How’s this for cool?
Jeff Bezos’s expedition company just found the engines that powered the Apollo 11 moon rocket…which have been sitting under 14,000 feet of water in the Atlantic Ocean since 1969:
March 28, 2012
The F-1 rocket engine is still a modern wonder — one and a half million pounds of thrust, 32 million horsepower, and burning 6,000 pounds of rocket grade kerosene and liquid oxygen every second. On July 16, 1969, the world watched as five particular F-1 engines fired in concert, beginning the historic Apollo 11 mission. Those five F-1s burned for just a few minutes, and then plunged back to Earth into the Atlantic Ocean, just as NASA planned. A few days later, Neil Armstrong stepped onto the moon.
Photo credit: NASAMillions of people were inspired by the Apollo Program. I was five years old when I watched Apollo 11 unfold on television, and without any doubt it was a big contributor to my passions for science, engineering, and exploration. A year or so ago, I started to wonder, with the right team of undersea pros, could we find and potentially recover the F-1 engines that started mankind’s mission to the moon?
I’m excited to report that, using state-of-the-art deep sea sonar, the team has found the Apollo 11 engines lying 14,000 feet below the surface, and we’re making plans to attempt to raise one or more of them from the ocean floor. We don’t know yet what condition these engines might be in – they hit the ocean at high velocity and have been in salt water for more than 40 years. On the other hand, they’re made of tough stuff, so we’ll see.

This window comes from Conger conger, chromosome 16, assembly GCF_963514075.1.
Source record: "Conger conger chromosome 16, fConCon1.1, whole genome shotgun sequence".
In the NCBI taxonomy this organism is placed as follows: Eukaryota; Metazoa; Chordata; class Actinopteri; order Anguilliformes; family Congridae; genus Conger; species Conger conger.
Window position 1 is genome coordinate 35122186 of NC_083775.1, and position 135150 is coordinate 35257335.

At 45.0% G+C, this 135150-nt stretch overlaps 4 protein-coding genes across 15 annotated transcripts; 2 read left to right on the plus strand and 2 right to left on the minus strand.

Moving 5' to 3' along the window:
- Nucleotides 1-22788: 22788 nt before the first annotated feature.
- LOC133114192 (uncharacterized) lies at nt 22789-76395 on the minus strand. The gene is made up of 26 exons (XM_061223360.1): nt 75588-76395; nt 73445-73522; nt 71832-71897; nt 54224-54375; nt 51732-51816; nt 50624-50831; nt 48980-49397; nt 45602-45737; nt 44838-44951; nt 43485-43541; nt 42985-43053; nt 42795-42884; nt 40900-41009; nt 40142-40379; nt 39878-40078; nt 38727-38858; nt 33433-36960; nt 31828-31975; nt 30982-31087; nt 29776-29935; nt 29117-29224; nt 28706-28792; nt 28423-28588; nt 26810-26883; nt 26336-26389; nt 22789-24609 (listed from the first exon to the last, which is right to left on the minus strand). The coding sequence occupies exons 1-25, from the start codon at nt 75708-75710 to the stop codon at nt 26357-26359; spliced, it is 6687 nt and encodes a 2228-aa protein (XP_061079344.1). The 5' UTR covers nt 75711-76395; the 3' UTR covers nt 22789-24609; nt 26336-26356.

Though they’ve been on the ocean floor for a long time, the engines remain the property of NASA. If we are able to recover one of these F-1 engines that started mankind on its first journey to another heavenly body, I imagine that NASA would decide to make it available to the Smithsonian for all to see. If we’re able to raise more than one engine, I’ve asked NASA if they would consider making it available to the excellent Museum of Flight here in Seattle. (For clarity, I’ll point out that no public funding will be used to attempt to raise the engines, as it’s being undertaken privately.)
NASA is one of the few institutions I know that can inspire five-year-olds. It sure inspired me, and with this endeavour, maybe we can inspire a few more youth to invent and explore.
We’ll keep you posted.
Photo: Bezos Expeditions
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